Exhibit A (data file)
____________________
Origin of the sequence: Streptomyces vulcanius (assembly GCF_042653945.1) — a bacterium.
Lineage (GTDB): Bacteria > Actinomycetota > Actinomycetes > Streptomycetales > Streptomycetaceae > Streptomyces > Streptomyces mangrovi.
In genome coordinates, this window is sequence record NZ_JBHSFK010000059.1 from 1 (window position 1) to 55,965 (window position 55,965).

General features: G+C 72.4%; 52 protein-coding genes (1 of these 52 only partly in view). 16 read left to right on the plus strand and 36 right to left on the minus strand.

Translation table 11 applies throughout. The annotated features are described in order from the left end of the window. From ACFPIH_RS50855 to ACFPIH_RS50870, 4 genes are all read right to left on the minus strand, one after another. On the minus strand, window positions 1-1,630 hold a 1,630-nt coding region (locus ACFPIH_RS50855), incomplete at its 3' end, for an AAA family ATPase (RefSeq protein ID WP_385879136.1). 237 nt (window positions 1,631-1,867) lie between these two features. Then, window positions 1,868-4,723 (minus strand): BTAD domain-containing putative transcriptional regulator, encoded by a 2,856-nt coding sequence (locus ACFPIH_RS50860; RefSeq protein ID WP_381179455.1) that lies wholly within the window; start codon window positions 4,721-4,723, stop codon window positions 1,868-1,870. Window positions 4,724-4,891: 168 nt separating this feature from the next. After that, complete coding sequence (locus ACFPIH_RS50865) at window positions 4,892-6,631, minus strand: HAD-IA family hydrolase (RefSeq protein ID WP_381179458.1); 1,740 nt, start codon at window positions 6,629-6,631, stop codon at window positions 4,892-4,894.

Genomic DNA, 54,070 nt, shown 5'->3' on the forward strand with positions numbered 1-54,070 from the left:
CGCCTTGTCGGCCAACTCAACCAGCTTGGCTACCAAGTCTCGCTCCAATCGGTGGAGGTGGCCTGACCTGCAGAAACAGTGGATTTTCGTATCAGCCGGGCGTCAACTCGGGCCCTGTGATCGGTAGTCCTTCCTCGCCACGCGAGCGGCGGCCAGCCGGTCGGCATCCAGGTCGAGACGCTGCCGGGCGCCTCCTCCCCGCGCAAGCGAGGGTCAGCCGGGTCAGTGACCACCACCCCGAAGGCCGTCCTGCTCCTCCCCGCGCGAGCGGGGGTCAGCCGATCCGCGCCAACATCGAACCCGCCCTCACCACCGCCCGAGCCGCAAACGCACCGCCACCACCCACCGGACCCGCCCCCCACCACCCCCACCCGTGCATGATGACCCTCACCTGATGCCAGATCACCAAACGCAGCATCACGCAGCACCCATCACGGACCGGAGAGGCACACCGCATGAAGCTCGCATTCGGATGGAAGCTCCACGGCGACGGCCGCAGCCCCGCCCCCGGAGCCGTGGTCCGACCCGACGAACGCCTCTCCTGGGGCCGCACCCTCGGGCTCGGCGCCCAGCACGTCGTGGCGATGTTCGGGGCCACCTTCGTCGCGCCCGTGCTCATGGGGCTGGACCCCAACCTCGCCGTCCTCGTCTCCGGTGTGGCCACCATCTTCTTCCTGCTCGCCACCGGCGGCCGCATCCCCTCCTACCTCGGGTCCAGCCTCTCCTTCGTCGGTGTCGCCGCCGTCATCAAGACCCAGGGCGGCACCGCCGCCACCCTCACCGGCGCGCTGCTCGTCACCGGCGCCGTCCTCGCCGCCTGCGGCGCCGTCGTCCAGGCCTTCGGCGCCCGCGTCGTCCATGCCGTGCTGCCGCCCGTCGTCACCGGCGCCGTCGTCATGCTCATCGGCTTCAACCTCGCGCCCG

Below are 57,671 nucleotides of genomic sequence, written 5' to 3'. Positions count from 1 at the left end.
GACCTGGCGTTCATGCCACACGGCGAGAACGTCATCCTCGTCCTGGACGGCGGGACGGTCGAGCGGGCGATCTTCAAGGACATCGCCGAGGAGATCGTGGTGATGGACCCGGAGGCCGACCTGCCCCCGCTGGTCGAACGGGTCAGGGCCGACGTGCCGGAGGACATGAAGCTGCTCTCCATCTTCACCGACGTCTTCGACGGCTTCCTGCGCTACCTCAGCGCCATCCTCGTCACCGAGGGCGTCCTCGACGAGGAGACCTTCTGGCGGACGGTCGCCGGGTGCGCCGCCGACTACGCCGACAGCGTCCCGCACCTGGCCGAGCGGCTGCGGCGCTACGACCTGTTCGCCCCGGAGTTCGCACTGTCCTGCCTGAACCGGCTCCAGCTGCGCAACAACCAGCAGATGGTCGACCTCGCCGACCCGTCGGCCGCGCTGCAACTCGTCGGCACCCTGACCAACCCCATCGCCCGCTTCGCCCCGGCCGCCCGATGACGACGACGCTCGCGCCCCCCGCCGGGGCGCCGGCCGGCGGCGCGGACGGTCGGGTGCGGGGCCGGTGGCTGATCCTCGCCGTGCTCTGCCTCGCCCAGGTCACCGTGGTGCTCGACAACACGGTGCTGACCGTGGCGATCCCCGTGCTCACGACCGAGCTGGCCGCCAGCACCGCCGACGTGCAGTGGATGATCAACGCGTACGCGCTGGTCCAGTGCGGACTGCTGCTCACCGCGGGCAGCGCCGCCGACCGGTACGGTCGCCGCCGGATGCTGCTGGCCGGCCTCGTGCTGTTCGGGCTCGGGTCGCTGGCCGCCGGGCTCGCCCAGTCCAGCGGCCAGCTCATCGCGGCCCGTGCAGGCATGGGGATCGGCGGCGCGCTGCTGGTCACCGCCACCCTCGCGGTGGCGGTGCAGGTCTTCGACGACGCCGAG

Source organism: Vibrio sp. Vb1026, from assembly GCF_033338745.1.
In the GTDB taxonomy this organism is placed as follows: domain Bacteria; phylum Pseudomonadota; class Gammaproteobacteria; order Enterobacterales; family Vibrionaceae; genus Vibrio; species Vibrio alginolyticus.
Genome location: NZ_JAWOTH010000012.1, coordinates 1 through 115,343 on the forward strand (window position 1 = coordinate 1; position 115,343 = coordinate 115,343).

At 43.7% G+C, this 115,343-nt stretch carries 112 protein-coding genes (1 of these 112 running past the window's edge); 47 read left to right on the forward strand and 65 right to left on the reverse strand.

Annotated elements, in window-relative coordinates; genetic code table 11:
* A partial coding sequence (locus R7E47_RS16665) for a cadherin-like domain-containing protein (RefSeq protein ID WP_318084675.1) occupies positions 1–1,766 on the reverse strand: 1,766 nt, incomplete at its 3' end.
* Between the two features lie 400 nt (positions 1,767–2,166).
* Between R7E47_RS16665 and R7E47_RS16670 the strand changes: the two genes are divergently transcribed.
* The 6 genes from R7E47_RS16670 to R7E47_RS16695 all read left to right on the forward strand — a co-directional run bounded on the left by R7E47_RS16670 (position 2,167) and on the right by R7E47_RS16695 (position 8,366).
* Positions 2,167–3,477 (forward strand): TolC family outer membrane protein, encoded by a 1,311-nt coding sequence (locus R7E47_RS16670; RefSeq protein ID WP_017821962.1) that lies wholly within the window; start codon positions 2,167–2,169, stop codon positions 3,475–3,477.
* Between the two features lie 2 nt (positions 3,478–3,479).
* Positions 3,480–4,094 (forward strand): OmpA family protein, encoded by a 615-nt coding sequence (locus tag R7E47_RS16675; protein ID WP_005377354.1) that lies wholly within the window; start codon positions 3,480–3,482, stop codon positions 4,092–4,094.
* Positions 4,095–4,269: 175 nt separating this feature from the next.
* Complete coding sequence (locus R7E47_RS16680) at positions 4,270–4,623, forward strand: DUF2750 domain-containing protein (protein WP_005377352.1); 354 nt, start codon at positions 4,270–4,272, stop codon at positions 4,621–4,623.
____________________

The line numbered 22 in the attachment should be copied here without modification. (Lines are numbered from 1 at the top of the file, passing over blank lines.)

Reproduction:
* Positions 4,095–4,269: 175 nt separating this feature from the next.